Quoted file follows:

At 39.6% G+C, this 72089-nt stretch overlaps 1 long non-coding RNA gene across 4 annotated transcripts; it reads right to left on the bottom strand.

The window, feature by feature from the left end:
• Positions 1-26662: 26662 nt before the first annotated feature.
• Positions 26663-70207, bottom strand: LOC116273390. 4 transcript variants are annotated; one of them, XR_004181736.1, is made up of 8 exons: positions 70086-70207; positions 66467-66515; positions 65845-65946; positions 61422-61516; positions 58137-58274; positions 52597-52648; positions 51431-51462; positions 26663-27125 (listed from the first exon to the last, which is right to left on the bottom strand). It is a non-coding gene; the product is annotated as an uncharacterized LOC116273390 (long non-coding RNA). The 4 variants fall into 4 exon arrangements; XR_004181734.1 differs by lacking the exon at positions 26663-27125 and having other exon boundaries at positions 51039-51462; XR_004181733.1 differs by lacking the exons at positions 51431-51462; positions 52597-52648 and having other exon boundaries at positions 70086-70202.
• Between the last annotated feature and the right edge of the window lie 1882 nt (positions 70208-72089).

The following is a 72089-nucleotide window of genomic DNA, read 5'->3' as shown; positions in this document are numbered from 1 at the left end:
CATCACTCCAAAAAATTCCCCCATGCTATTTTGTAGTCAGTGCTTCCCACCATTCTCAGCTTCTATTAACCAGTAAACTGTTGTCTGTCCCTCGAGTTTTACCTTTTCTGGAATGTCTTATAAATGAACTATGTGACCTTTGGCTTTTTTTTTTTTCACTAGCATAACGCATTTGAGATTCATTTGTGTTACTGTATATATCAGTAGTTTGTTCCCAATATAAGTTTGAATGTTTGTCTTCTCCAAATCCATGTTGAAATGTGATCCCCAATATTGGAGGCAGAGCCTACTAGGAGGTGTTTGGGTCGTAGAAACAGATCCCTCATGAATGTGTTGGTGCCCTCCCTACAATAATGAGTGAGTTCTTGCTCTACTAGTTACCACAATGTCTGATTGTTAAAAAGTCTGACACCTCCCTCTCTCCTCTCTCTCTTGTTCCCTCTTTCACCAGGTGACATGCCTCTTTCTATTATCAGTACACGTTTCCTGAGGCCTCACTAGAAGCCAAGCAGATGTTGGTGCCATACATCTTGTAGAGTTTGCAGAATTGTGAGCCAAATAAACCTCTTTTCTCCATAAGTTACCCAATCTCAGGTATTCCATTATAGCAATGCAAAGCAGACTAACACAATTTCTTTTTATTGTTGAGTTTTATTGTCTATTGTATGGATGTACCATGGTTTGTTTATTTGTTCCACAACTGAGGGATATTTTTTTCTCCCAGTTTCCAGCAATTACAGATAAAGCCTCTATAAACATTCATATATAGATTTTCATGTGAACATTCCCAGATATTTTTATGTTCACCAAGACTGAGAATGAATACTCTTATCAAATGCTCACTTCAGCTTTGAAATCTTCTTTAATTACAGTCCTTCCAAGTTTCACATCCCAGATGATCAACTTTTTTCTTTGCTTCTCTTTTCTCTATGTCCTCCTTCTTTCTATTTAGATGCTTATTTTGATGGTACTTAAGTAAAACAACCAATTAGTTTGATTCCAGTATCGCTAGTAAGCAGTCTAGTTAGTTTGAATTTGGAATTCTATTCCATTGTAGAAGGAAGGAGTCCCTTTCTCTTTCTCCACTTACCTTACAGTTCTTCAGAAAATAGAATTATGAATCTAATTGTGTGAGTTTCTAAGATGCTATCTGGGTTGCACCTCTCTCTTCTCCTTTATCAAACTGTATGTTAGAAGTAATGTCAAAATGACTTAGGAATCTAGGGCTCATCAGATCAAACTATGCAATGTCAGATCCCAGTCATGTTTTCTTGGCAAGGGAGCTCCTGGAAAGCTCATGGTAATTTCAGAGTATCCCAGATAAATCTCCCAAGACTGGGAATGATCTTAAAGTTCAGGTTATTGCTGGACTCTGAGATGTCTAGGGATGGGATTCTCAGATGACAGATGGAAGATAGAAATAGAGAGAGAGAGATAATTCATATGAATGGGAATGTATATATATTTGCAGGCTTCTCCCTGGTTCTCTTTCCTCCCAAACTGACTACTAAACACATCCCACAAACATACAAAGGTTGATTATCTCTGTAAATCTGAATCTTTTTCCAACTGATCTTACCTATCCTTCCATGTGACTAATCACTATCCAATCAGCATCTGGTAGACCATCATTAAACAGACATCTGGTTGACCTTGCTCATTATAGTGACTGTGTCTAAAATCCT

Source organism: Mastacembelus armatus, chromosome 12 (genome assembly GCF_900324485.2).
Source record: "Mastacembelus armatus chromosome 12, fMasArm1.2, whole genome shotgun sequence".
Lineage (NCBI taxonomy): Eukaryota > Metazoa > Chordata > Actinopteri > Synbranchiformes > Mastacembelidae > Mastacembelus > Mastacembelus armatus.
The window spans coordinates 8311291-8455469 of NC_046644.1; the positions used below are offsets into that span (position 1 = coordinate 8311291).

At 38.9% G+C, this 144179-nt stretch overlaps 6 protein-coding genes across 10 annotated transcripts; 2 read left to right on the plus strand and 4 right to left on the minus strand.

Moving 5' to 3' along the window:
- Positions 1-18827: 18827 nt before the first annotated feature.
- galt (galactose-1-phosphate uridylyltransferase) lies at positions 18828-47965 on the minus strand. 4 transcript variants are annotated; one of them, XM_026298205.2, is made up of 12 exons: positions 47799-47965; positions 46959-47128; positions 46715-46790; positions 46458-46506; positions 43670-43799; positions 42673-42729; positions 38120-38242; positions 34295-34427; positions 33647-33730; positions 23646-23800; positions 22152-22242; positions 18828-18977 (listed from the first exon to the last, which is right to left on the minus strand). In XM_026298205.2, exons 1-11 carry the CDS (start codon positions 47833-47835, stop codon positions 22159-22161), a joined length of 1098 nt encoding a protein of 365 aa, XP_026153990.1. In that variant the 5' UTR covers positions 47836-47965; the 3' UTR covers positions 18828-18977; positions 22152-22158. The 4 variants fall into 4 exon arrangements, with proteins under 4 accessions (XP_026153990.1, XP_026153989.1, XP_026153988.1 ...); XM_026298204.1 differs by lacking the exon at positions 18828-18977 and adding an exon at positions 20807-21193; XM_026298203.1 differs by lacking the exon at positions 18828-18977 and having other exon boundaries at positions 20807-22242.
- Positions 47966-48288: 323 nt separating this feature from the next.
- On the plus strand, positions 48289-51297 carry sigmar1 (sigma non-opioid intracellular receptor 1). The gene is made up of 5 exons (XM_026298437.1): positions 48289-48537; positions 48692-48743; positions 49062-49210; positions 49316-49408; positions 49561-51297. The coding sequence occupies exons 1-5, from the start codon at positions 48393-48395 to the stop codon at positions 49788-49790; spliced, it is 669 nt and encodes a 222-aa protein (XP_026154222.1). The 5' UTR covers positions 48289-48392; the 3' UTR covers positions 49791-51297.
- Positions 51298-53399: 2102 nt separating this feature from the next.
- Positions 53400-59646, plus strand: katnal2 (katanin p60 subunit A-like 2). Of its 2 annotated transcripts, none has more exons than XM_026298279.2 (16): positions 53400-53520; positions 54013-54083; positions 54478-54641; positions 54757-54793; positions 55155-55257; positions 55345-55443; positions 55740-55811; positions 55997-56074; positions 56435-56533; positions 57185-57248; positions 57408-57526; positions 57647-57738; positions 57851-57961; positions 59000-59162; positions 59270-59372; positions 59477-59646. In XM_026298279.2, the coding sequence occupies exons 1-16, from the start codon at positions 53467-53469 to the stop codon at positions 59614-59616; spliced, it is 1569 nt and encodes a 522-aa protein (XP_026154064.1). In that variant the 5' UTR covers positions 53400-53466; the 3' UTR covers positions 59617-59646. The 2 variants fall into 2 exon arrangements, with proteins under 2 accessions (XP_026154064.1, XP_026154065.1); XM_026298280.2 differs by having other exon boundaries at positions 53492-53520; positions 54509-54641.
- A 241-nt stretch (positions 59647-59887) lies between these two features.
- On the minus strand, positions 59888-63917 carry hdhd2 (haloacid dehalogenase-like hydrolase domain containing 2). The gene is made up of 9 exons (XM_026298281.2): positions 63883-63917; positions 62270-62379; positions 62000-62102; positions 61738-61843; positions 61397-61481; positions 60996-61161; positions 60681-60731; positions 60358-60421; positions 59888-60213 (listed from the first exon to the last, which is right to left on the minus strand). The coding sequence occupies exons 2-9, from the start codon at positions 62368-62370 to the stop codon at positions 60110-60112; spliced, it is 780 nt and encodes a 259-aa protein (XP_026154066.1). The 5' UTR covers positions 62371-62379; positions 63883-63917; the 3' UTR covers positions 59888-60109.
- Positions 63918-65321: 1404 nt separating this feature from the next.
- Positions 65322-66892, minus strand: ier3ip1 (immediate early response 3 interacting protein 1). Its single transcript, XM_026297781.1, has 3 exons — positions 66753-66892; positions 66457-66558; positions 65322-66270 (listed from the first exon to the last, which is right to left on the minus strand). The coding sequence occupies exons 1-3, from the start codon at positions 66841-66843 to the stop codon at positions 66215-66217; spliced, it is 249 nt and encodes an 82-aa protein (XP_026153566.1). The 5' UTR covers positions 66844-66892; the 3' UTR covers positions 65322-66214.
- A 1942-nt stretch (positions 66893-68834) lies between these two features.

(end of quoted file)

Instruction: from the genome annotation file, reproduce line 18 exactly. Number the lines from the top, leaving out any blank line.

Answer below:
- Positions 51298-53399: 2102 nt separating this feature from the next.